Electricity Maps calculates the carbon intensity of electricity consumption to optimize usage at scale

If you’re an electricity nerd, chances are you’ve already spent quite a few hours looking at Electricity Maps and its mesmerizing export flow animations. This open-source data visualization project has been around since 2016. But companies like Google and Samsung are increasingly relying on this rich data set to hit their sustainability goals and empower their own users.

There are currently 20 people working for Electricity Maps and the company has been profitable for a few years. But TechCrunch has exclusively learned it recently raised a $5.4 million (€5M) funding round from Transition and Revent, to take things up a notch by investing in the product and the business. Electricity Maps is now both a data visualization tool and an enterprise API for data-driven decarbonization — and one wouldn’t work without the other.

Founded by Olivier Corradi, a French and Danish entrepreneur and data scientist who previously worked for voice assistant startup Snips, Electricity Maps started from an itch to know more about electricity production and consumption. “There were articles in the press saying that Denmark ran on 100% renewable energy for a day. So I was wondering whether this was true and how long it lasted — how many hours in the day,” Corradi told TechCrunch.

Electricity Maps Feature image

Image Credits: Electricity Maps

Electricity Maps aggregates real-time data for electricity production in more than 50 countries around the world. While the company uses open-data sources, employees and community contributors had to build dozens of parsers to standardize this data.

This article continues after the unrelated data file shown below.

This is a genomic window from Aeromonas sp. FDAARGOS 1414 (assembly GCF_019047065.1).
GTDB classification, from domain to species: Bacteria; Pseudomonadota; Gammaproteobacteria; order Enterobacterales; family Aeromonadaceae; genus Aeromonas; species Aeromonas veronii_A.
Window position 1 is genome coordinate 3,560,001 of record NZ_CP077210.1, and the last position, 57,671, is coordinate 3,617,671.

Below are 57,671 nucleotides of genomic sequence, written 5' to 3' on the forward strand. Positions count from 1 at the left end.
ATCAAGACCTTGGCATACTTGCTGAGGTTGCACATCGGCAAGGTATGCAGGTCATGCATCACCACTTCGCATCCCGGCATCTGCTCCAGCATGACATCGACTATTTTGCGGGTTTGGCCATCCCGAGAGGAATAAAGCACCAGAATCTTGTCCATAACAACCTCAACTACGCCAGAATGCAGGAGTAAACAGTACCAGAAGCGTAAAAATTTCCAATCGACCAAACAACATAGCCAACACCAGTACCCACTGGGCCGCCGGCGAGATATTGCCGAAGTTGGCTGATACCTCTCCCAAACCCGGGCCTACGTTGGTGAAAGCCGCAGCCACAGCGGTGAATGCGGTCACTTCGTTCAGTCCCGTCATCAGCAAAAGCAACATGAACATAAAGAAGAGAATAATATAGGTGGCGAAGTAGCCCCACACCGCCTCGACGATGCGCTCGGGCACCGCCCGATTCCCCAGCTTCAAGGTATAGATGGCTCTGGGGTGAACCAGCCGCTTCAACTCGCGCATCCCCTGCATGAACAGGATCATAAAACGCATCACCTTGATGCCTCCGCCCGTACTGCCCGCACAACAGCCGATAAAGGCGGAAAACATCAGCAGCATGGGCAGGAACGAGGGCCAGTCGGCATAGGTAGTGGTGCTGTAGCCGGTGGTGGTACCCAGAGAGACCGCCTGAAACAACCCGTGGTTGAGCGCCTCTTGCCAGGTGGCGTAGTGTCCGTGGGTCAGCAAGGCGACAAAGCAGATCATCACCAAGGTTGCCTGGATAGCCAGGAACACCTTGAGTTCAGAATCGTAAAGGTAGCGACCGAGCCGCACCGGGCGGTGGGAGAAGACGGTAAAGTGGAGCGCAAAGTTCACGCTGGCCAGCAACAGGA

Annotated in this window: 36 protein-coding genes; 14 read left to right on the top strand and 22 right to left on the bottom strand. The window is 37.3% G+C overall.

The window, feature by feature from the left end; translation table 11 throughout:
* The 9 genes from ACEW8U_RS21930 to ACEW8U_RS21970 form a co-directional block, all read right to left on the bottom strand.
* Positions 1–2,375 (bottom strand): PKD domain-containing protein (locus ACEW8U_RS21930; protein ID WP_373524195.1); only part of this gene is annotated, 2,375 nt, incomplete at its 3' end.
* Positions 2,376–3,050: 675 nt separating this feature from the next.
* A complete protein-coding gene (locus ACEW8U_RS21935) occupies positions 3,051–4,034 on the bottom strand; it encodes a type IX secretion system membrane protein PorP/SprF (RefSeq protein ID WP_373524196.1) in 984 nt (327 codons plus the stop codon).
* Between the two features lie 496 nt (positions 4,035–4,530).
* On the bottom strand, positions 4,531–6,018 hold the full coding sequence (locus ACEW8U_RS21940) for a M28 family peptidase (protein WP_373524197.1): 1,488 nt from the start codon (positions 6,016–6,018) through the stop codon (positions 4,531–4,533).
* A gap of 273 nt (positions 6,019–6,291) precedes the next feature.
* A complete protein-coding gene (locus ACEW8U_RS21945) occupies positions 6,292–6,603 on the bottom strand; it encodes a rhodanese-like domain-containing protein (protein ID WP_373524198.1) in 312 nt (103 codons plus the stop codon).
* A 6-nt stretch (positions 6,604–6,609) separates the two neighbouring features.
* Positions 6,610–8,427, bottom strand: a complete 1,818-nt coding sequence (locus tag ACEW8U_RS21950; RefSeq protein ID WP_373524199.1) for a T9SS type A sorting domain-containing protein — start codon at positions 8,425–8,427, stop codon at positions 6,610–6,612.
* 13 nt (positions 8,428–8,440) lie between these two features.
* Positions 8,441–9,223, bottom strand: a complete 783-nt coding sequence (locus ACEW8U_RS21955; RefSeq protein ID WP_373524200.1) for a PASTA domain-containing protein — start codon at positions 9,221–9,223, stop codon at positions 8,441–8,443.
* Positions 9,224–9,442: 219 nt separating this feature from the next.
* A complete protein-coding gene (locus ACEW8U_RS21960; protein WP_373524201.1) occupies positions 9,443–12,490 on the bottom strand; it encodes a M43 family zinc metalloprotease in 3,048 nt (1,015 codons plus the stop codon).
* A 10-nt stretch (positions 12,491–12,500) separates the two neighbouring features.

As renewable energy depends on weather conditions (for wind and solar energy in particular), the mix of energy sources constantly evolves. It means that the carbon intensity of the energy produced also changes with the time of the day and the current conditions. And, as you may have guessed, as electricity works a bit like tap water flowing through a vast network of tubes, the CO2 emissions related to the electricity you consume can vary greatly.

Calculating the CO2 emissions can be complicated as there are also a lot of cross-border flows for electricity — some countries produce more electricity than they actually consume while others have larger electricity needs than production capacity. Electricity Maps has designed its own flow-tracing model to understand which power plant contributes to the electricity you’re consuming right now.

“We’re going to process all this in our system with what we call a flow-tracing algorithm, which lets us tell you where the electricity is coming from depending on where you are. It can be produced locally, but it can also come from Germany. But Germany imports from Poland, so it could potentially come from Poland, etc. So we need to perform some modelling,” Corradi said.

The company also stores historical data and uses machine learning algorithms to provide 24-hour forecasts. Just like weather APIs are now a big industry, electricity forecasting APIs could become essential business tools in the future.

Electricity Maps Olivier Corradi